Nick: Absolutely. It’s not the time so much as the sequence that a golfer learns all the steps. It’s like building a house. You don’t start with the roof, but instead you build a solid base and foundation. The same is true in the golf swing. Start at the setup, then the swing, then the equipment. And if golfers are given a simple plan to follow that is based on sound fundamentals, then there is no way anyone can fail.
Golf Gazette: Sounds great. How can golfers get more information about this new golf system?
Nick: Any golfer who is interested in this golf system can get more information at my website: The Draw System
Greens and fairways,
I was reading in another Arnold Palmer book that his Dad always taught him that he could swing as hard as he wanted to but that he had to keep his head still during the swing.
Here’s an exerpt from his book: “Hit it Hard”
The position of your head is an important part of the stance. The head must stay in a fixed position behind the ball. You can keep your eye on the ball and still move your head. Many players have found this out by topping a ball, hitting in back of it, or over it. This is caused by moving the head up or down when drawing the club away from the ball. If the bead is moved from side to side, severe hooking or slicing results.
A With the head fixed, the left shoulder moves under the chin on the backswing and the right shoulder comes back under the chin on the downswing. The head moves only after contact has been made with the ball.
In the National Open at Toledo’s Inverness Club in 1957, I was driving the ball badly, straying into the rough, which is always deep in Open championships. It’s always disastrous to scoring. One time I would drive to the right rough, the next time in the left rough.
The reason improper placement of my head. In trying to get the ball to go straight, I was concentrating on the grip and the swing, when, in fact, it was all in the stance.
Gene Littler, a fellow pro, noticed that my head was moving and told me about it on the practice tee. My straight drive came back automatically when I fixed the position of my head, but by that time I was too far out of contention to make a run for the title.
There are many things that can go wrong with a golf swing, but, if you take a proper stance, you can find out what’s wrong by conducting a little investigation.4
Relax. Don’t stand at attention. Comfort is the key at address. If you can’t be comfortable standing still, think how much tougher it’s going to be when you swing at the ball.
And now an opposing viewpoint…
Holding the head still from the book “Golf Can Be An Easy Game” by Joe Novak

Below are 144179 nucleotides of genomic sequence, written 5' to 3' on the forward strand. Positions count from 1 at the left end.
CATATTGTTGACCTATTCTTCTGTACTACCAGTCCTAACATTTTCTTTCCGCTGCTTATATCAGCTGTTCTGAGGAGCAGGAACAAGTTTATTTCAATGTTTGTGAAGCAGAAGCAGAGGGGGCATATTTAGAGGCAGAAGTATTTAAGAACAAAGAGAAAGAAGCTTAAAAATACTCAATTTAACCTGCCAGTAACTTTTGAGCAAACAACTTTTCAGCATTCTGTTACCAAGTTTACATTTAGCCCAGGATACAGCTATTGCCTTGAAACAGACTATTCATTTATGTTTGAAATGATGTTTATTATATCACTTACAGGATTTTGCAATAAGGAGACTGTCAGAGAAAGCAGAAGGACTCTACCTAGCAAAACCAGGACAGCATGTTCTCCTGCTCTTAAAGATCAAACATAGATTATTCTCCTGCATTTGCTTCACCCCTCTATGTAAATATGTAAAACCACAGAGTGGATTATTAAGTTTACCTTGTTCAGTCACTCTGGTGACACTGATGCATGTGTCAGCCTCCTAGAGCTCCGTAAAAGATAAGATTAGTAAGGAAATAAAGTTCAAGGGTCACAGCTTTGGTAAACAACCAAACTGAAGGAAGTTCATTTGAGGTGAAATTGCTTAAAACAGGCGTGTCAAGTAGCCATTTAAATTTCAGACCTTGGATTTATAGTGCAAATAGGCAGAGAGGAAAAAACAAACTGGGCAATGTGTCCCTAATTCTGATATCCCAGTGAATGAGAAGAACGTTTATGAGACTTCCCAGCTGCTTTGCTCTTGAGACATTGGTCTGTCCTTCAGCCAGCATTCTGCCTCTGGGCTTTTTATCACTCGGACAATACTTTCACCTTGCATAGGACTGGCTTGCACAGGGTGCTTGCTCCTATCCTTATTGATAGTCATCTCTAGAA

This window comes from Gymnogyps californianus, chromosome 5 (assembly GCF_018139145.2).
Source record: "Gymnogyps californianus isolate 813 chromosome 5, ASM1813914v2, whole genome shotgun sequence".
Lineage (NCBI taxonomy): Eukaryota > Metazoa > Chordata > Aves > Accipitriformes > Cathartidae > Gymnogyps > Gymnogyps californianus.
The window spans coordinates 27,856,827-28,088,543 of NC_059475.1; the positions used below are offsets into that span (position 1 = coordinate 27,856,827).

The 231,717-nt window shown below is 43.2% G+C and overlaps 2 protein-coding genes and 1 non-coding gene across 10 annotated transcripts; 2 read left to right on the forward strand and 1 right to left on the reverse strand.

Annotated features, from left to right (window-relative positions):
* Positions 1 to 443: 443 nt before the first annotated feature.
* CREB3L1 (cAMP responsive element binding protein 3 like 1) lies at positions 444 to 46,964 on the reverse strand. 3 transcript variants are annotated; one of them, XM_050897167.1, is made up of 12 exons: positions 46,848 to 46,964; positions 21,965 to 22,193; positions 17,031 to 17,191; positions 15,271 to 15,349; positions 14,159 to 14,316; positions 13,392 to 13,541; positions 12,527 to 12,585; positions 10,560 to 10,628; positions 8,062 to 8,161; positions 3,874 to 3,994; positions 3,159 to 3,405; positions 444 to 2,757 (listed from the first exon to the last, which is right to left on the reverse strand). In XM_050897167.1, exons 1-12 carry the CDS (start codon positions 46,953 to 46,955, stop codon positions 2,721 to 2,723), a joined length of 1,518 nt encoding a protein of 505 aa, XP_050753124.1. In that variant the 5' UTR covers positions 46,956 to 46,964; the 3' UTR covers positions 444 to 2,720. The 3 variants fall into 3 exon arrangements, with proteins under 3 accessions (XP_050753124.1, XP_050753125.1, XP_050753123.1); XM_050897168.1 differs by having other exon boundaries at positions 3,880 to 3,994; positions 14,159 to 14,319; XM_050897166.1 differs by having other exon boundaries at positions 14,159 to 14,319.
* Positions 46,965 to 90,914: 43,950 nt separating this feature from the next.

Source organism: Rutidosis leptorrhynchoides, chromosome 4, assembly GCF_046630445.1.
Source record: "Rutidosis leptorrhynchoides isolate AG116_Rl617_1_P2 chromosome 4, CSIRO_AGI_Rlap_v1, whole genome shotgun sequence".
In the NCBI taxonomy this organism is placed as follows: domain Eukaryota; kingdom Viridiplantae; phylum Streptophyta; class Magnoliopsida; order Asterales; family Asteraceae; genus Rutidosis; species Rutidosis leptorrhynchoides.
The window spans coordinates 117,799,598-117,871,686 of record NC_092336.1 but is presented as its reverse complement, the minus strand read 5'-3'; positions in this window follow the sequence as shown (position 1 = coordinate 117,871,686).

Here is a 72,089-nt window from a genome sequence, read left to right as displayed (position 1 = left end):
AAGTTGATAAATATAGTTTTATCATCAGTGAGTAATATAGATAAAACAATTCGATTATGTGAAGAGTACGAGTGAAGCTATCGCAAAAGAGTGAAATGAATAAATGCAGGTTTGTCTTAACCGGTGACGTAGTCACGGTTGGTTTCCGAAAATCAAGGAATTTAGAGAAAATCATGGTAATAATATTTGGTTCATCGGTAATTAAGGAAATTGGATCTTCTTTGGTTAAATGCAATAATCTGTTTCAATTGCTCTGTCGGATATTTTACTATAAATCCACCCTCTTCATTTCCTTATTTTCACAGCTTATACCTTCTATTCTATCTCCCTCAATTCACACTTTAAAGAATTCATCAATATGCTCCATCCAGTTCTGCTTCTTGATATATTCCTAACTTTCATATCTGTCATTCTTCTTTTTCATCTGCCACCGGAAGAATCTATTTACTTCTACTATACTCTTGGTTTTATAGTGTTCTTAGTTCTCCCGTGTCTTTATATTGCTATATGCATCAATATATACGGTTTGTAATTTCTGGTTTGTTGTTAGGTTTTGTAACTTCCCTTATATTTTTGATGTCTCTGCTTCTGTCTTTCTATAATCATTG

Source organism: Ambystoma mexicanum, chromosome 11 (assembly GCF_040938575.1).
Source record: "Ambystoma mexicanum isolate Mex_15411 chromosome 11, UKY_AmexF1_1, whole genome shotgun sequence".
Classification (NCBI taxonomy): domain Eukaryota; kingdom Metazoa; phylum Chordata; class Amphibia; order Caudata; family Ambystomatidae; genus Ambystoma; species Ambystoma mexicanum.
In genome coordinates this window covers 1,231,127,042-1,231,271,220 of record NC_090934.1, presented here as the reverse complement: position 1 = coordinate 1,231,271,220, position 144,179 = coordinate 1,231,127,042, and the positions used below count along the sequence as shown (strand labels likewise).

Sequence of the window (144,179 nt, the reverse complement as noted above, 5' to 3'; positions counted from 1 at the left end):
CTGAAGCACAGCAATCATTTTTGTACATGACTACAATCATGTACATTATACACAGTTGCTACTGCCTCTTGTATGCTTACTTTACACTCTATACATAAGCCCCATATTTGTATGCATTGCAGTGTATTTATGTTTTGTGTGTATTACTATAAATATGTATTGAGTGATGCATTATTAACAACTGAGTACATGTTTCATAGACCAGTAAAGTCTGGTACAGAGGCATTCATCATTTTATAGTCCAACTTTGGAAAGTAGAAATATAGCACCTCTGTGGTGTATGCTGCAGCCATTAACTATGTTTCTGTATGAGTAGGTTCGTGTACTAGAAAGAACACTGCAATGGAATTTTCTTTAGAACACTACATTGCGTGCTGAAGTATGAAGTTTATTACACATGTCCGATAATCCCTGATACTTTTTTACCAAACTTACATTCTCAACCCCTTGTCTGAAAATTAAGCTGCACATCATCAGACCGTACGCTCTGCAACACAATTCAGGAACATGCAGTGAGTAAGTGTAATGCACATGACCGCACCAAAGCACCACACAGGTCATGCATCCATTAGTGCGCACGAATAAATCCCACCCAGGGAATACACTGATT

At no time throughout my years of instruction do I remember consciously asking a pupil to keep his eye on the ball. I feel that the player will naturally look at the ball because that is his target, so why bother telling him to do it. Of course, the real reason so much stress is placed on keeping your eye on the ball is that your head will stay still. I disagree with this suggestion, because if one -holds his head extremely still he restricts and inhibits a nice free action in his body.
In the natural course of movement in a golf swing, the act of shifting one’s weight to the right foot does straighten that knee. As the diagonal stretch action of the body is used to raise the club to the top of the swing there is an added straightening of the entire right side. In other words, the combination of shifting the weight to the right foot plus using the right side of the body to carry the club to the top of the swing, automatically produces a certain erectness or straightening of the entire right side. Under the influence of this action the head position is raised as the backswing is made. Then as the weight shifts to the left foot, there is a momentary drop of the entire body position, and consequently the head naturally lowers slightly. However, after the weight moves to the left foot and the left side is used to bring the club through, there is a decided straightening of the left side and again the head is raised slightly.
In other words, the head goes higher as the backswing is made, temporarily drops to a slightly lower position as the downswing starts, but again raises as the swing is completed. Any attempt to hold the head absolutely still restricts this natural body action. Hence I have never asked a pupil to hold his head still.
– The most outstanding exponent of this perfectly natural rise and fall action of a golf shot was Byron Nelson, who carved a record in professional golf contests that will be difficult to match.
Another exponent of this natural rise and fall action of the correct golf swing is Cary Middlecoff, all-time money winner in professional golf.